J. B. Greer, Mariano, Solomon, Frank Hubbel, and others numbered their sheep in thousands. And millions of pounds of wool came into Albuquerque for storage and shipment. Many were the tricks employed by dishonest wool sellers. Rocks were often put into the wool sacks to increase the weight. In time it was discovered by the simple expedient of sorting the wool and feeling for hard lumps. But the sharp practice was continued with improved technique. Fine sand was used, dispersing it through the wool to conceal it, but adding weight to the sack's contents.

In 1896 Grant, James Wilkinson and Louis McRae established the first wool scouring plant in the city. This plant scoured on an average more than five million pounds of wool each year. The scouring plant continued until 1912, when new methods of wool combing made it impracticable to scour at a profit. Wool can be shipped in the grease, not scoured, because of modern shipping facilities and speed in handling the raw product. Other old timers in the wool business include several brothers, whose firm later moved to Boston where it still exists. Rosenwald brothers, the picturesque Jack Crawford, and many others of equal renown. In its hey-day, the wool business brought much money and many big dealers to the city.

Former Flood Menace:
Until recently portions of the city were menaced by floods with each spring rise of the Rio Grande. Melting snow in the Colorado mountains together with spring rains cause the river to reach flood stage. High water formerly flooded all the low-lying areas in the river bottoms near the city. In early days the Rio Grande had a habit of choosing a new course almost at will. Breaking through its banks upstream. The river often chose a new path southward, sometimes passing through the center of the town.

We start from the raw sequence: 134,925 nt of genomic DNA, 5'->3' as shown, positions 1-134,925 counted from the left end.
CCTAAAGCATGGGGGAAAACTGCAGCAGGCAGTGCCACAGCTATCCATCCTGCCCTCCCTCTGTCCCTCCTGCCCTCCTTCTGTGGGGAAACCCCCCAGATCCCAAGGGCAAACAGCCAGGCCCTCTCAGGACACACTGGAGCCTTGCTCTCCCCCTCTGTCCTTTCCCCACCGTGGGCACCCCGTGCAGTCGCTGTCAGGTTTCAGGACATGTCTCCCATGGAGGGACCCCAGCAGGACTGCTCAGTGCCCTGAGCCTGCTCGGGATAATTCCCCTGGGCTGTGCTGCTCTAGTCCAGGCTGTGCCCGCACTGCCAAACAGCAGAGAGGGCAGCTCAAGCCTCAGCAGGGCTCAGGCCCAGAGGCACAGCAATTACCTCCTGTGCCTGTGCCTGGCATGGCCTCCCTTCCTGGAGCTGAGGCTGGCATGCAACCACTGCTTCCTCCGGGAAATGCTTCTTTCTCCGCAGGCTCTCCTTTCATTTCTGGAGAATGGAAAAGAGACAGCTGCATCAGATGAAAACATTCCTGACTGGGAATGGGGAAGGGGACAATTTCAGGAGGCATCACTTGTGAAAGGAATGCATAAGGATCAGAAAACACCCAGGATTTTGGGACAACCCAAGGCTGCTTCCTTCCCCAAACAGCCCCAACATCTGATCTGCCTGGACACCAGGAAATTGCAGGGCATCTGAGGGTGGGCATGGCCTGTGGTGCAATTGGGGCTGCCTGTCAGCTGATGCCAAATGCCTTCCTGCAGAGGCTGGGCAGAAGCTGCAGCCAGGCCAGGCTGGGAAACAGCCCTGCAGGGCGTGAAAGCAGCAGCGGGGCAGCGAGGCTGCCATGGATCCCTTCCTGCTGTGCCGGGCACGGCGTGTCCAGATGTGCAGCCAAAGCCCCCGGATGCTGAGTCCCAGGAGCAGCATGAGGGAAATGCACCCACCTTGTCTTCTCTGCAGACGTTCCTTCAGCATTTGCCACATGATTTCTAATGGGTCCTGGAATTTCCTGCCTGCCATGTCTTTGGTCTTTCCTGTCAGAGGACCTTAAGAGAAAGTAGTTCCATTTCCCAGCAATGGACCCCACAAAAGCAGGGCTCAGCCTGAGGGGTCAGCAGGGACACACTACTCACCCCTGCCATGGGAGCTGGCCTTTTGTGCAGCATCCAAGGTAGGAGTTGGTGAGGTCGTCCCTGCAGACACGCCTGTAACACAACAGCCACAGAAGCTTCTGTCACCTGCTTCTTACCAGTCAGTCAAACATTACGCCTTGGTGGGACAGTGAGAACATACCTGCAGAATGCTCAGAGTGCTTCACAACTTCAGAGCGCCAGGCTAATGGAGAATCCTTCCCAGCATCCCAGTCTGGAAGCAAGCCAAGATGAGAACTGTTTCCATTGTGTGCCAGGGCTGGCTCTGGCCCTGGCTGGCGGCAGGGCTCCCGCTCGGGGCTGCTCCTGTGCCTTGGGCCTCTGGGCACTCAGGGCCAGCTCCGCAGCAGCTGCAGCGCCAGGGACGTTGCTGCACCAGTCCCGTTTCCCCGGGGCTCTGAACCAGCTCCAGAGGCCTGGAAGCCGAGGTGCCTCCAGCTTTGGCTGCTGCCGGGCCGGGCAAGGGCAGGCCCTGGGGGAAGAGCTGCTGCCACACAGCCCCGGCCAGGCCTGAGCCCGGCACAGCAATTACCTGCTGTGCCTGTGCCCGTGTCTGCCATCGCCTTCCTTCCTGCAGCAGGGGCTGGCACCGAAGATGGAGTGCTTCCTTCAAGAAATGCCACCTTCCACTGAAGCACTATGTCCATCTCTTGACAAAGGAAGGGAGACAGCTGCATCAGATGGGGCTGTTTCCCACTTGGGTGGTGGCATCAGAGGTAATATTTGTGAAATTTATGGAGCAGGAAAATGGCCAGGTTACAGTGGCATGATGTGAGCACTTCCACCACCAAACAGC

In 1874 such a flood occurred, and a new channel was out through Albuquerque, supposedly about where third street is now. At another time part of the river flowed along where the railroad tracks are now laid.

Eastward, cloudbursts and heavy rains in the mountains often sent floods pouring down into the lower levels, bringing enormous amounts of silt and earth from higher points. So that while the Rio Grande invariably carried away much topsoil, the mountain floods generally replaced it with rich loam from the mountain areas. The citizens were not surprised when, in 1885, a survey showed that the streets were some three inches higher than when first laid out a few years before. The mountain floods were as beneficent as the Rio's were destructive, the former more than offsetting the latter.

In later years corrective measures were taken to deepen and straighten the Rio Grande to force it to cut its own channel and cease making trouble each spring when on rampage. Storm sewers diversion canals and other means removed all danger from both the river and the freshets which come rushing down from the Sandias with each heavy rain in the highlands.